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Make Room for My Sister

Wisdom for the Heart / Dr. Stephen Davey
The Truth Network Radio
February 9, 2024 12:00 am

Make Room for My Sister

Wisdom for the Heart / Dr. Stephen Davey

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February 9, 2024 12:00 am

Listen to the full-length version of this message or the other messages in this series here: https://www.wisdomonline.org/when-the-roll-is-called-up-yonder.  God knows Your name and He knows everything about you. You might walk down the street or walk down the aisle of your Church and feel like just a face in the crowd. But there is coming a day when God will call you by name. He will embrace you as His child . . . and He will reward you for all the things you did for his glory that no one else saw. What a day that will be!

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This is not some bookworm who cares more about theological principle than people. Romans 16 is the declaration of the heart of Paul and his love for the church. But it is also the expression of God, the inspiring agent who, through the personality of Paul, wants these people to know that He knows who they are.

He knows their name. He knows what they're doing and how they're serving. Chapter 16 of Romans is God's way of saying people mattered, and so do you. People mattered to Paul.

He consistently sacrificed his time and comfort for the sake of others. And people certainly matter to God. In Romans 16, Paul mentions several people by name. It's as if he's calling out a roll call of God's choice servants.

And that's why Stephen is calling this series when the roll is called up yonder. We begin this series with a sister in the faith, a lady named Phoebe. This is wisdom for the heart. You're going to be encouraged from God's Word today as you listen to Stephen's message called, Make Room for My Sister.

Let's get started. The writer of Hebrews encouraged the saints by reminding them that God is, in effect, not just knowing or remembering your name, but he says here, God is not unjust so as to forget your work and the love which you have shown toward His name in having ministered and in still ministering to the saints. Hebrews 6 10. God knows who you are. He knows your name.

He knows where you live. And furthermore, he knows every good deed which he will one day applaud. Nothing, no matter how small or unimpressive, nothing slips through unnoticed by God.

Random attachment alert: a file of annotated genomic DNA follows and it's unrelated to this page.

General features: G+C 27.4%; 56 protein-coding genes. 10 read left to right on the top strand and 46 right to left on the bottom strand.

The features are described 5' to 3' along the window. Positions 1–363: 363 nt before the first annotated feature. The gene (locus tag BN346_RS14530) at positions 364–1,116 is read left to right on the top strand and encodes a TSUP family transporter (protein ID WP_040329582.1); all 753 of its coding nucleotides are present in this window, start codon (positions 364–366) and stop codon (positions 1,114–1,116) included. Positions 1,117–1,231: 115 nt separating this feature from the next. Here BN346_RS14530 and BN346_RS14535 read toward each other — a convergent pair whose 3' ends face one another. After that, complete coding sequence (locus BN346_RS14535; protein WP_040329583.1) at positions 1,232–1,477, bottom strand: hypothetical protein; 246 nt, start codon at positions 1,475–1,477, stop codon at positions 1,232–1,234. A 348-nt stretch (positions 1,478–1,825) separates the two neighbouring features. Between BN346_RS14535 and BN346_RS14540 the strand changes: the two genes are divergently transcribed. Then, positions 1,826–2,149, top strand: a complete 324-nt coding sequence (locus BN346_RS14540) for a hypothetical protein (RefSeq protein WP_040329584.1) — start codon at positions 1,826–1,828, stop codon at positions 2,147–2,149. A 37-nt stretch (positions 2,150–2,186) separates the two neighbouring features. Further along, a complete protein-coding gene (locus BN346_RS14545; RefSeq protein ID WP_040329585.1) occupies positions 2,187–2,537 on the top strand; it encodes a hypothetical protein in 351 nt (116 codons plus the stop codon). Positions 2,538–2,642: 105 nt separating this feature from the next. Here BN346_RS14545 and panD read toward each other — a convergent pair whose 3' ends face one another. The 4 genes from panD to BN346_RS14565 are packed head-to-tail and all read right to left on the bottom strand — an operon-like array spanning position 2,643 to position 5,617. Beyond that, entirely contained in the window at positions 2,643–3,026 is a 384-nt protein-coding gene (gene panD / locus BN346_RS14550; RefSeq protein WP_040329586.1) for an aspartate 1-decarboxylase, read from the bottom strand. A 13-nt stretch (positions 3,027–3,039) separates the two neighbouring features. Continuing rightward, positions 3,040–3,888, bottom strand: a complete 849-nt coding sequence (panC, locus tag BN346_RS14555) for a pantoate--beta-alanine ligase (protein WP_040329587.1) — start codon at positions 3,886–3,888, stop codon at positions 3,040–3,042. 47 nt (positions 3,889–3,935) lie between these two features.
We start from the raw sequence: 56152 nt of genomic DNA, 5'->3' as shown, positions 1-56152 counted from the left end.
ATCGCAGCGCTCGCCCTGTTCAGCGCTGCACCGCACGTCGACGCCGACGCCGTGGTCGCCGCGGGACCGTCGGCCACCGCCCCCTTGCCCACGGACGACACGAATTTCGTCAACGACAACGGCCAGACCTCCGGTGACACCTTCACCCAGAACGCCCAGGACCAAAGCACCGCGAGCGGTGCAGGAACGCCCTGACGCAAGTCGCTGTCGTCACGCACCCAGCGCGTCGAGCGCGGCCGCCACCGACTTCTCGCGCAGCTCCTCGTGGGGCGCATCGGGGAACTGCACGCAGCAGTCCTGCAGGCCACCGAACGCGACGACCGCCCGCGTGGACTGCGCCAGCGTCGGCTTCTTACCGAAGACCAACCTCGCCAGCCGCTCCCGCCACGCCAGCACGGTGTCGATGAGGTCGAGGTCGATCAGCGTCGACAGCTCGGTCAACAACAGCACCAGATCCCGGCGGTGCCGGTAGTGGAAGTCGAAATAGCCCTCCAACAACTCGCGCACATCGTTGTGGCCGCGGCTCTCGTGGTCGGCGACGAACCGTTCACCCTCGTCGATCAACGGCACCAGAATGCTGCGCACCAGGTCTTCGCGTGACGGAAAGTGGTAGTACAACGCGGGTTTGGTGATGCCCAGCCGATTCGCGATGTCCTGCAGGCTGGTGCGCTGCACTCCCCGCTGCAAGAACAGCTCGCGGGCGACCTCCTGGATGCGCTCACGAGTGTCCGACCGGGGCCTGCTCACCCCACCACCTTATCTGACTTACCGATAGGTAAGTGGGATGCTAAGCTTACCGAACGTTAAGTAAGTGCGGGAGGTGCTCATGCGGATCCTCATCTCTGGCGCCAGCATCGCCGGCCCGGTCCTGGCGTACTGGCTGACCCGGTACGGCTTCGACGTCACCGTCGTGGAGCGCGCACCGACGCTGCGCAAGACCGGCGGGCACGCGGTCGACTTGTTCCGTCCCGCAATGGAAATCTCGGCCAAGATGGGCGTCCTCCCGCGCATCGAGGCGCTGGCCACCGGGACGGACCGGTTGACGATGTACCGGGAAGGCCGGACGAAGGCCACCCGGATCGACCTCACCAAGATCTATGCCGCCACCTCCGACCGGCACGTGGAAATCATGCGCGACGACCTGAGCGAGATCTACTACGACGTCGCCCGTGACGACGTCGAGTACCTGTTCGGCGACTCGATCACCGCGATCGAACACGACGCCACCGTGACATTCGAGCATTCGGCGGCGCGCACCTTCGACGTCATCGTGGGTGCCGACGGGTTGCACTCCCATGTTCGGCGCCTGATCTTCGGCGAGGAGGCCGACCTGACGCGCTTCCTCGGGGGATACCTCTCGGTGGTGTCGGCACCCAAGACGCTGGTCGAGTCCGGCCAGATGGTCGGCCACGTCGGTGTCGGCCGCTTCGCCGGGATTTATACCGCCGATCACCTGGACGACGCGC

Nobody, nobody gets lost in the shuffle. Some of that truth will immediately spill out and into the final chapter of Romans. As the great leader of the gospel of grace comes to a close on what is undoubtedly the great document or treatise of our faith, he begins to pour out his heart and love toward the saints. He will refer to some 30 people at all and we'll look at all of them. It's as if he opens up his address book and shows us the names of people that he knows and loves and prays for in Rome. People like Urbanus and Stachys and Apeles and Aristobulus. We know very little of.

In fact, we have a hard time pronouncing their names without practice. These are people he evidently has met on his journeys or he's heard about. There are some that he has kept track of and he is aware of several things of their standing and service.

And imagine this is before telephones and jet planes and email. This is not some stodgy theologian who's been stuck away forever and would rather be left alone. This is not some bookworm who cares more about theological principle than people.

Romans 16 is is the declaration of the heart of Paul and his love for the church. But it is also the expression of God, the inspiring agent who, through the personality of Paul, wants these people to know that he knows who they are. He knows their name. He knows where they live. He knows what they're doing and how they're serving.

Chapter 16 of Romans is God's way of saying people mattered. And so do you. You are my fellow laborers and my beloved. I have you in my divine name and address book. And no matter how often you've moved.

I know exactly where you live. No one slips through the cracks. With God. James Black was calling the roll in his Sunday school class one Sunday morning in 1880. I read recently the students, as was his custom, answered the roll call by quoting the verse for the week.

Back to him, their teacher. One of his 14 year old students didn't respond when her name was called out that morning. She was from an alcoholic family, always poorly dressed, malnourished, but radiant faith in Christ as she had come to faith in him.

She had fallen ill. And as things would turn out, she would die from pneumonia 10 days later. He made the comment to his students that it was one thing to miss the roll call for Sunday school. But how glad he was that by faith in Christ, she and they would answer the roll call when it came from heaven.

That afternoon, with this thought weighing on his mind, he sat down and wrote these lyrics. On that bright and cloudless morning, when the dead in Christ shall rise and the glory of his resurrection share. When his chosen one shall gather to their home beyond the skies and the roll is called up yonder, I'll be there. I submit to you, ladies and gentlemen, that Romans 16 is a foretaste of the roll call of heaven. It is a sermon all in itself, though it is often avoided by preachers and teachers. It is filled with wonderful information as it delivers the names of the beloved brothers and sisters in Christ.